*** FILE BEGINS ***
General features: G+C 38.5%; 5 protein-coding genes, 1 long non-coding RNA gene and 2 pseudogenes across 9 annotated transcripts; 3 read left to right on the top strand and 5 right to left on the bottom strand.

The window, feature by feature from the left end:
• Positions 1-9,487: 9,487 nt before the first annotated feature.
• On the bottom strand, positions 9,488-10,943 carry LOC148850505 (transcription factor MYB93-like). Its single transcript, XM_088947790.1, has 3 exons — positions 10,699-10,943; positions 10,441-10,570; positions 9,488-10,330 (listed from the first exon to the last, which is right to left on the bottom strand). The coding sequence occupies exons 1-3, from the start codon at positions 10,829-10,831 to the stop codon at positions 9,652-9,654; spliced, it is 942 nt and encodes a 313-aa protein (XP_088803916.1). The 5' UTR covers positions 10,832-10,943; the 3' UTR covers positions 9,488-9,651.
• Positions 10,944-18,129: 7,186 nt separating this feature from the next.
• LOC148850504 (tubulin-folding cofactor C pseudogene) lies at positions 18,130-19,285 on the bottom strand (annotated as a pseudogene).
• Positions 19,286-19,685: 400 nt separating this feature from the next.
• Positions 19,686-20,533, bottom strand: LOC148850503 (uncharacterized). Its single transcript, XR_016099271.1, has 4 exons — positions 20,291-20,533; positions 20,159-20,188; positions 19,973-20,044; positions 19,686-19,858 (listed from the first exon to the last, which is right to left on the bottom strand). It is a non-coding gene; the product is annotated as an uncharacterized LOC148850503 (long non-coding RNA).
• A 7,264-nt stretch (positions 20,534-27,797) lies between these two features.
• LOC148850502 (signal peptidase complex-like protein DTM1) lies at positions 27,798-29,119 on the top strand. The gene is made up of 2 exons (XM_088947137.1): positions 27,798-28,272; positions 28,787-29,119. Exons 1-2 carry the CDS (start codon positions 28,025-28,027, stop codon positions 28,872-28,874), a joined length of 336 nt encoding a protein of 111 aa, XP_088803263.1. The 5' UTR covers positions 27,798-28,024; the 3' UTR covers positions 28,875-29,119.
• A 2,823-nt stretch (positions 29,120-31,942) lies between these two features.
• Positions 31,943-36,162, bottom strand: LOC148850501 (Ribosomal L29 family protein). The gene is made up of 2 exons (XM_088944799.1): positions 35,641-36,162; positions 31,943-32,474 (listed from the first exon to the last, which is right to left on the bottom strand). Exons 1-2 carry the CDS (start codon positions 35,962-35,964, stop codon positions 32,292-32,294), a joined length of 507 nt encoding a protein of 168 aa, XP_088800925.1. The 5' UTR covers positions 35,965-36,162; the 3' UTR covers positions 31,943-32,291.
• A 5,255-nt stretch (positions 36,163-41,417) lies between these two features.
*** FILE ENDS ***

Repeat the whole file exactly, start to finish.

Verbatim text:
General features: G+C 38.5%; 5 protein-coding genes, 1 long non-coding RNA gene and 2 pseudogenes across 9 annotated transcripts; 3 read left to right on the top strand and 5 right to left on the bottom strand.

The window, feature by feature from the left end:
• Positions 1-9,487: 9,487 nt before the first annotated feature.
• On the bottom strand, positions 9,488-10,943 carry LOC148850505 (transcription factor MYB93-like). Its single transcript, XM_088947790.1, has 3 exons — positions 10,699-10,943; positions 10,441-10,570; positions 9,488-10,330 (listed from the first exon to the last, which is right to left on the bottom strand). The coding sequence occupies exons 1-3, from the start codon at positions 10,829-10,831 to the stop codon at positions 9,652-9,654; spliced, it is 942 nt and encodes a 313-aa protein (XP_088803916.1). The 5' UTR covers positions 10,832-10,943; the 3' UTR covers positions 9,488-9,651.
• Positions 10,944-18,129: 7,186 nt separating this feature from the next.
• LOC148850504 (tubulin-folding cofactor C pseudogene) lies at positions 18,130-19,285 on the bottom strand (annotated as a pseudogene).
• Positions 19,286-19,685: 400 nt separating this feature from the next.
• Positions 19,686-20,533, bottom strand: LOC148850503 (uncharacterized). Its single transcript, XR_016099271.1, has 4 exons — positions 20,291-20,533; positions 20,159-20,188; positions 19,973-20,044; positions 19,686-19,858 (listed from the first exon to the last, which is right to left on the bottom strand). It is a non-coding gene; the product is annotated as an uncharacterized LOC148850503 (long non-coding RNA).
• A 7,264-nt stretch (positions 20,534-27,797) lies between these two features.
• LOC148850502 (signal peptidase complex-like protein DTM1) lies at positions 27,798-29,119 on the top strand. The gene is made up of 2 exons (XM_088947137.1): positions 27,798-28,272; positions 28,787-29,119. Exons 1-2 carry the CDS (start codon positions 28,025-28,027, stop codon positions 28,872-28,874), a joined length of 336 nt encoding a protein of 111 aa, XP_088803263.1. The 5' UTR covers positions 27,798-28,024; the 3' UTR covers positions 28,875-29,119.
• A 2,823-nt stretch (positions 29,120-31,942) lies between these two features.
• Positions 31,943-36,162, bottom strand: LOC148850501 (Ribosomal L29 family protein). The gene is made up of 2 exons (XM_088944799.1): positions 35,641-36,162; positions 31,943-32,474 (listed from the first exon to the last, which is right to left on the bottom strand). Exons 1-2 carry the CDS (start codon positions 35,962-35,964, stop codon positions 32,292-32,294), a joined length of 507 nt encoding a protein of 168 aa, XP_088800925.1. The 5' UTR covers positions 35,965-36,162; the 3' UTR covers positions 31,943-32,291.
• A 5,255-nt stretch (positions 36,163-41,417) lies between these two features.